A parallel universe jumping version of Blade Runner? While it certainly gave off that vibe in the early episodes, Charlie Jade didn't quite live up to my initial lofty expectations. Revolving through a trio of universes, this sci-fi tale had all the grand hallmarks of modern noir, while simultaneously warning of the dangers of big-brother commerce. Making its premiere the same year that brought us LOST (2004), this joint project from Canadian and South African companies probably was a bit ahead of its time in terms of widespread audience acceptance.Also, its inconsistent level of engaging stories during the middle portion of its lone season wouldn't have helped its changes of success much. However, it ended rather triumphantly, and had some nice little tales in spots. I wish the second season, which was written, had been produced. There was a lot of potential in those three universes, not to mention all the others they could've explored and exploited down the line.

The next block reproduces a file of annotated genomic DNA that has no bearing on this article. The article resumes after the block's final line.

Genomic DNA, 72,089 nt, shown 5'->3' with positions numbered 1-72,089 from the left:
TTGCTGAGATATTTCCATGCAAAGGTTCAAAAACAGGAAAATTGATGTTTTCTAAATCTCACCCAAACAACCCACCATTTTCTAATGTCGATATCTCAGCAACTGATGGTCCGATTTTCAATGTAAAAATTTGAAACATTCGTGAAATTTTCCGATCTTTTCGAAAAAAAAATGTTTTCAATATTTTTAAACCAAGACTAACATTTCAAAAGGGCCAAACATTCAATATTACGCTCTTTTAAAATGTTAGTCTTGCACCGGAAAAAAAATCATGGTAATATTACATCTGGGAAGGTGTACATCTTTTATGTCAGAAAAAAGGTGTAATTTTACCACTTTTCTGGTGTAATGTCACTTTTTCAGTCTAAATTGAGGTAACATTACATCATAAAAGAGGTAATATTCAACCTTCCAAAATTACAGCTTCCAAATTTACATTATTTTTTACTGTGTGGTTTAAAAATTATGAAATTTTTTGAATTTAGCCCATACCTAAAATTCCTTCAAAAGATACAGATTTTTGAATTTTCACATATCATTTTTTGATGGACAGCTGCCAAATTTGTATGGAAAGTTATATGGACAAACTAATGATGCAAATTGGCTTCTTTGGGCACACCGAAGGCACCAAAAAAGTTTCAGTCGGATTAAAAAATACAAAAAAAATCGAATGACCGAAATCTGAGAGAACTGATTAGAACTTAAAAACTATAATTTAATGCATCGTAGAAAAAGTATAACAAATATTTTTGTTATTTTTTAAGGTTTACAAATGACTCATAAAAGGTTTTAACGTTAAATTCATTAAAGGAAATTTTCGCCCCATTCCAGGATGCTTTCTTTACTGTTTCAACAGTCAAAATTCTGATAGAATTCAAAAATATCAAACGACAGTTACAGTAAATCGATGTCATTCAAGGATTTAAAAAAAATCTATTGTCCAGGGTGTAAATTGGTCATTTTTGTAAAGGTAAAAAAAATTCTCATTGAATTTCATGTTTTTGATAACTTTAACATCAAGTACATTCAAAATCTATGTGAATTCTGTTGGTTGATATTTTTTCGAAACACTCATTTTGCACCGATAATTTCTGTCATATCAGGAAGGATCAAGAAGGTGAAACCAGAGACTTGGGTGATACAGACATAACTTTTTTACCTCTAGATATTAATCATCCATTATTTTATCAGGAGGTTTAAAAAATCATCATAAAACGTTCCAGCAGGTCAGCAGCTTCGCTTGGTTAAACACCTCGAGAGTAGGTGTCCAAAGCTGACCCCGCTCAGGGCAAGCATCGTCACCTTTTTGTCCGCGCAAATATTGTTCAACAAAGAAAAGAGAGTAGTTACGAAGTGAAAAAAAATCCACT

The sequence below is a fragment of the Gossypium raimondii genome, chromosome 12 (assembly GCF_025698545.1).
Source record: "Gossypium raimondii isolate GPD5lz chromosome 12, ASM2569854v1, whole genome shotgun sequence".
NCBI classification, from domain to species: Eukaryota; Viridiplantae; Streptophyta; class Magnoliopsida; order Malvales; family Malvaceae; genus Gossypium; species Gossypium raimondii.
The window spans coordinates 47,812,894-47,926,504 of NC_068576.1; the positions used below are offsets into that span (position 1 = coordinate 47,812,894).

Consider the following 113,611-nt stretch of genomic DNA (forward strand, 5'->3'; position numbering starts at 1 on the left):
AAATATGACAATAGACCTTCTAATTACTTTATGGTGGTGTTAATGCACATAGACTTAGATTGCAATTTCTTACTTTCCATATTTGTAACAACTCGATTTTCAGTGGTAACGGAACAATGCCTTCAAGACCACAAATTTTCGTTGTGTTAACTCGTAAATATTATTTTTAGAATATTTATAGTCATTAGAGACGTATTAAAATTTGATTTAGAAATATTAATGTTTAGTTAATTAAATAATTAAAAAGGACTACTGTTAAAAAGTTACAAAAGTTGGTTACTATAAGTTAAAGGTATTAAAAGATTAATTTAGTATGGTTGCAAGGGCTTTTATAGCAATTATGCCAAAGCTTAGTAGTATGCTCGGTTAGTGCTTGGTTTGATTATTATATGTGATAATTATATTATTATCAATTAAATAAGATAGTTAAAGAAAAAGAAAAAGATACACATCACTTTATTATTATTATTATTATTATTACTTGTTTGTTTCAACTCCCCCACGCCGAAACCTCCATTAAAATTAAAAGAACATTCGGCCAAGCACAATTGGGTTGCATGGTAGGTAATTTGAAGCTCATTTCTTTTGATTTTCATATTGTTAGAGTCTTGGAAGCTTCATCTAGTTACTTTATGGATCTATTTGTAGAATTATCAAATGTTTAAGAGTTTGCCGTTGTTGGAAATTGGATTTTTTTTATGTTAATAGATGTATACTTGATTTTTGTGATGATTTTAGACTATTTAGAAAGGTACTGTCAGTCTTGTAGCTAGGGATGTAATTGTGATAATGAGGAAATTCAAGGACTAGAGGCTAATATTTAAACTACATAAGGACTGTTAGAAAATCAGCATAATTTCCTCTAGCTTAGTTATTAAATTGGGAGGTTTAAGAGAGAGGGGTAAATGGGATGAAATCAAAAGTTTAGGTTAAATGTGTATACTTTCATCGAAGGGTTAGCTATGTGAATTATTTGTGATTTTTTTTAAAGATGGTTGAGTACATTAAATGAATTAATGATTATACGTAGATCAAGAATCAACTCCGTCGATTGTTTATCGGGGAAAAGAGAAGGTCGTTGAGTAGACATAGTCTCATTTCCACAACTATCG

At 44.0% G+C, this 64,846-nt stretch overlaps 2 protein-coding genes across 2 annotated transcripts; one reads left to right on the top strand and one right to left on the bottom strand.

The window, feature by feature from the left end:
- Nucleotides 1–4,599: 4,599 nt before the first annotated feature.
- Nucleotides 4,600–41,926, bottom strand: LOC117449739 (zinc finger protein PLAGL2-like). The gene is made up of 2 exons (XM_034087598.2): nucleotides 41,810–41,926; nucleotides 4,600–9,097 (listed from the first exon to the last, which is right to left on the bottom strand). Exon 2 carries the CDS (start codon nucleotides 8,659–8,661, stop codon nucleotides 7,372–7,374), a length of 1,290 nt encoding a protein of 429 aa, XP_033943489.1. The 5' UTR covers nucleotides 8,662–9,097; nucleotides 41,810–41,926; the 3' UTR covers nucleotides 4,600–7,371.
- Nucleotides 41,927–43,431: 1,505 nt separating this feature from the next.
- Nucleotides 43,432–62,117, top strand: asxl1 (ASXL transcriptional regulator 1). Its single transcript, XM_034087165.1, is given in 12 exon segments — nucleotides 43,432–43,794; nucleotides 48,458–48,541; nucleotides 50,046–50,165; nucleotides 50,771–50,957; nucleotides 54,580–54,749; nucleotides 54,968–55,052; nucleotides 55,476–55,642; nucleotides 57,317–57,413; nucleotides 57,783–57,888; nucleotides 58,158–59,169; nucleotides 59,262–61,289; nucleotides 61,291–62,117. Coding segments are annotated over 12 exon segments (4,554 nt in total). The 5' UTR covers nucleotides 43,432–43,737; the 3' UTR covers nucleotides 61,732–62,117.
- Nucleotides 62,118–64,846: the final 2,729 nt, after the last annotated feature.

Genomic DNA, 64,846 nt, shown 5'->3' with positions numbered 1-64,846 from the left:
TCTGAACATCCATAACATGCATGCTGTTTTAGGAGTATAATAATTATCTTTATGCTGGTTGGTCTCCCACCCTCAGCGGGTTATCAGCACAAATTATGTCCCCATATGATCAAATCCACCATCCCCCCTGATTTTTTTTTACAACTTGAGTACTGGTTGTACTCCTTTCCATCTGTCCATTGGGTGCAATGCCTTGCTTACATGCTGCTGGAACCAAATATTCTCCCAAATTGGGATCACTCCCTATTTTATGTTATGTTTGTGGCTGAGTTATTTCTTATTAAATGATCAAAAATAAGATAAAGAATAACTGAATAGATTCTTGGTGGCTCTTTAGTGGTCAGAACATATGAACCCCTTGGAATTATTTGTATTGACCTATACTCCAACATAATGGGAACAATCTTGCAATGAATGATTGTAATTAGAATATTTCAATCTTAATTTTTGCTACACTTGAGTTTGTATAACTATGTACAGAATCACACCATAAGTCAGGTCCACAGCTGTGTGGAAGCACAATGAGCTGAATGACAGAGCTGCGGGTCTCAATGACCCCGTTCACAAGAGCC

(Season 1, NBC)
As you'll see later on in this column, this was a very good year for new comedies, as Community joined the ranks of my favorites this year. I always enjoyed Joel McHale on The Soup, but he's even better in this format. Add in a rejuvenated Chevy Chase, Pittsburgh's own Gillian Jacobs (who I dare you not to develop a TV crush on), and Ken Jeong's Senor Chang who all highlight the cast, but certainly don't overshadow the ones I haven't taken the time to list, and I'm constantly laughing out loud. Easily graduated to must-watch status for me.
After the jump, I liked some of what I saw from the highly recommend list of Dexter, Modern Family, Star Wars: The Clone Wars and Arrested Development. But not all of them.